Penguins

Dallas Zoo’s FIRST EVER baby penguin melts hearts

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Penguin chick is held by a keeper during a well-baby checkup.

The penguin chick is held by a keeper during a well-baby checkup.

The cat’s out of the bag. Or more like, the penguin is out of the egg! We’ve kept this chick’s arrival quiet for 20 days — and now we’re ready to scream it from the mountaintops. This little one is the FIRST EVER penguin chick to hatch at the Dallas Zoo, making it the tenth member of the flock. Hatched April 15, the African black-footed penguin also is the first chick for proud parents Tazo and Tulip.

“This is a huge deal for our bird team and we couldn’t be more excited,” said Bird Curator Sprina Liu. “We were overjoyed when we walked in that morning and found the chick with its parents.”

The baby penguin begins to hatch April 15, 2015.

The baby penguin pokes its beak out as it begins to hatch April 15, 2015.

The baby is being cared for off-habitat by mom and dad at the Don Glendenning Penguin Cove. For about a month, Tazo and Tulip shared around-the-clock incubating duties until it hatched. Weighing a little more than a C battery at hatch, the chick has grown to about 2.5 pounds.

This hatch was an African Penguin Species Survival Plan (SSP) breeding recommendation by the Association of Zoos and Aquariums (AZA) to help ensure the survival of this endangered species. Found in South Africa, these birds have suffered a 90 percent decline in population since the early 1900s. Today, fewer than 50,000 African penguins remain in the wild.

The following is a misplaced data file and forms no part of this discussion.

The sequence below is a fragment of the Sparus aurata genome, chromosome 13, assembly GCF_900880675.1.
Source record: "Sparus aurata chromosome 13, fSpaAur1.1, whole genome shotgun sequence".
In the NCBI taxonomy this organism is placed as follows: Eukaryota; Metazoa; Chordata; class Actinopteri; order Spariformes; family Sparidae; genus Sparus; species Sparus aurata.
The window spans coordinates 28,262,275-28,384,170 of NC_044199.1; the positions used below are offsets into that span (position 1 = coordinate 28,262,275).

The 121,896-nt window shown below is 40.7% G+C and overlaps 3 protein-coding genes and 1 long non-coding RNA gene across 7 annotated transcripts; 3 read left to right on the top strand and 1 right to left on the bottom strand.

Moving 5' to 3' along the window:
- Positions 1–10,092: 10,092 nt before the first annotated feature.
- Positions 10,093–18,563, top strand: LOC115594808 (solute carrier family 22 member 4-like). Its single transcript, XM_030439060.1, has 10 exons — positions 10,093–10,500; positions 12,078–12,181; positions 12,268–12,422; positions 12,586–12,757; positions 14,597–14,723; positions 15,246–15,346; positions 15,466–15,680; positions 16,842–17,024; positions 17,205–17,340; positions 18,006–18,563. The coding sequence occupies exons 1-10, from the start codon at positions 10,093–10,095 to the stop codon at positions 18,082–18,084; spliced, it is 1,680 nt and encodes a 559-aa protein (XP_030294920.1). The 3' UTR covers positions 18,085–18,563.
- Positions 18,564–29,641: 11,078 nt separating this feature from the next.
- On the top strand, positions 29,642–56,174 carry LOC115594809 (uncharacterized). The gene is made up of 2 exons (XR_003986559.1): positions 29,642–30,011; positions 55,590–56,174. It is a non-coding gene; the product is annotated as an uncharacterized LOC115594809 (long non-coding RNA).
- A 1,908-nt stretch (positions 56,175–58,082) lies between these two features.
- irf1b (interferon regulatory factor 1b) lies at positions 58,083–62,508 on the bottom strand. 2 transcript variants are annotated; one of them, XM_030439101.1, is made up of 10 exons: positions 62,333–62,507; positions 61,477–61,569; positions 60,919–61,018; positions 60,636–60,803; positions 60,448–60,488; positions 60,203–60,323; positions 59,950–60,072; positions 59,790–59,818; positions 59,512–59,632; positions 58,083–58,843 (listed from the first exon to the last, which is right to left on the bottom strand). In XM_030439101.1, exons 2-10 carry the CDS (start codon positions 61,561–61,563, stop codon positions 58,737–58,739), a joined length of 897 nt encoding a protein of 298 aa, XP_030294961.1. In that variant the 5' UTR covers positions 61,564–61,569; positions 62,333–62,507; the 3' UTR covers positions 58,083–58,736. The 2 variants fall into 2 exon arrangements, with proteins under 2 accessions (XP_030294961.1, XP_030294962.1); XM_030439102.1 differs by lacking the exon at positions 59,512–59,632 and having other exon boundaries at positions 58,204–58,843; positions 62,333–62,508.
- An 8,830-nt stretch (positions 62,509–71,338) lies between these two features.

“We’ve dedicated years of work to help save African penguins in the wild, and now we’re helping expand their populations in human care,” Liu said. “We’re very proud to be able to add this little one to the North American population.”

Penguin chick eyes DM

The little one sleeps in the hands of a keeper during its well-baby checkup.

But don’t expect to see the baby just yet — with no feathers, it won’t start swimming lessons for a few months. Until then, the chick will remain off habitat, staying close to mom and dad. For now, the parents are doing exactly what they’re supposed to — taking turns keeping the chick warm by spreading their feathers out, allowing it to snuggle up next to them (a term called brooding).

Warning: It’s likely you’ll see our bird keepers walking around with permanent smiles on their faces.

 

Categories: Africa, Conservation, Penguins, Veterinary Care, Zookeepers | Tags: , , | 4 Comments

$5 admission during Penguin Days through Feb.

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African black-footed penguin

African black-footed penguin

That’s right – through January and February the price of admission is dropping with the temps. Until Feb. 28, guests can visit the African penguins (and all the other animals) for just $5 per person. Children age 2 and younger and Dallas Zoo members are always free.